Be Forewarned: Your Knowledge is Decaying
November 6, 2012 Editor 0
When was the last time you read one of your old textbooks? I bet it’s been awhile. But if you were to compare the version you studied in school to the most recent edition currently in use — no matter how recently you graduated — you’d find your version sorely outdated. You shouldn’t be surprised by this: facts are changing all around us.
Whether it’s what we think is true — the nutritious value of certain foods, the status of Pluto as a planet, or the number of chromosomes in a single human cell — or even the state of our surroundings — the population of the planet, the fastest 100-meter dash, or the powers of particle accelerators — our knowledge is in constant flux.
It turns out knowledge is a lot like radioactive atoms because it decays over time. And when we’re dealing with large amount of facts and information, we can actually predict how long it will take for it to spread or decay by applying the laws of mathematics. In fact, there’s even a field of science called scientometrics that studies such things from a quantitative perspective. We now know that there is a shape to how knowledge grows and how it spreads through a population. We can also examine different branches of knowledge — medicine, sociology, etc. — and see how long it takes for half of what we know in these fields to be overturned or rendered obsolete. For example, in the fields of hepatitis and cirrhosis — medical fields related to diseases of the liver — researchers have found that half of the knowledge was overturned in about 45 years.
Of course, some of what we learn will probably never change in our lifetime, such as the number of continents. And some will change often, such as the number the stock market closed at yesterday. But those aren’t the facts we should be worried about. We should be concerned most about the facts that change slowly, the facts that change over the course of years or decades or an entire lifetime — these are called mesofacts — and examples include everything from the populations of cities to what dinosaurs looked like (they had feathers?).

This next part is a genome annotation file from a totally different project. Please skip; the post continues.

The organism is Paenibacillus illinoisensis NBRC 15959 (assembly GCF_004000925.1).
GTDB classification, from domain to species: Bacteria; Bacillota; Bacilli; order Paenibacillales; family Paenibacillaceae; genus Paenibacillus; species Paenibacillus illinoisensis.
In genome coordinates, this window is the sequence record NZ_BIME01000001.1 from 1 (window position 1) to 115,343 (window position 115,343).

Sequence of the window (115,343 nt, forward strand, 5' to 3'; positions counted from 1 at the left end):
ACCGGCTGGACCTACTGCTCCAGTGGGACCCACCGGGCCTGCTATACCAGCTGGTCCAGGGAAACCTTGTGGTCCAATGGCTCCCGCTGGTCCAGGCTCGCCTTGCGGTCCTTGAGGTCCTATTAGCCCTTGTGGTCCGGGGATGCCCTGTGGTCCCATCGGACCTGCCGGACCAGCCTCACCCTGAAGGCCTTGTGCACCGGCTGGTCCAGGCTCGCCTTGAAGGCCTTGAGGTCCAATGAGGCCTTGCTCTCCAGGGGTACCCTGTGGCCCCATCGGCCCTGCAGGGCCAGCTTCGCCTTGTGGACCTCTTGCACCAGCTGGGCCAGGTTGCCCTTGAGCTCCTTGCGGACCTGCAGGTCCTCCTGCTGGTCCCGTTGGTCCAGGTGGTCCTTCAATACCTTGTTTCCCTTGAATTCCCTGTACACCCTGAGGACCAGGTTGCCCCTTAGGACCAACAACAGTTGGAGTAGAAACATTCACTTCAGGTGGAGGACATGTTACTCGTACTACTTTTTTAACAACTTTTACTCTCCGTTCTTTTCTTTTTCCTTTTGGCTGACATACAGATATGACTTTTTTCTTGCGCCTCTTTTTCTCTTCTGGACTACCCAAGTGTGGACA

We need to recognize that mesofacts are far more common than we may realize — but it’s not easy. In hindsight they may seem obvious, but they’re not. Since mesofacts decay very slowly, we often fail to recognize their change around us. This is a problem.
A friend of mine, for example, was speaking recently with an older hedge fund manager who began a story with the following: “Since we all know that there are 4 billion people on the planet…” This is a problem. This finance expert is dead wrong — in fact, he’s billions of people off (we’re now over seven billion). His information is several decades out of date. Now imagine if he were making decisions based on this information. It wouldn’t be good.
This may be an extreme example, but people make all kinds of decisions based on outdated facts all the time. Just think about demographics. How many marketers and advertisers have failed to keep up with the shrinking percentage of Caucasians in the United States? Probably a lot.
While it’s okay to quote some half-remembered fact you read in a magazine years ago at a party, using it as a basis for a decision can have profound consequences. And this is only becoming a bigger problem as the information around us grows faster and changes more quickly.
Unfortunately, there’s no easy way to remain cognizant of the changes. But we must admit to ourselves that a large fraction of what we learn is going to be obsolete within a few years — as medical school students are taught — so we can take a healthier approach to decision making.
We need to constantly reeducate ourselves, avoid memorization, and start looking up facts to make sure that we have the most updated knowledge. We need to incorporate an informational humility into our lives. Otherwise, we’ll be stuck selling buggy whips to car owners. Or making maps that show the wrong number of planets.
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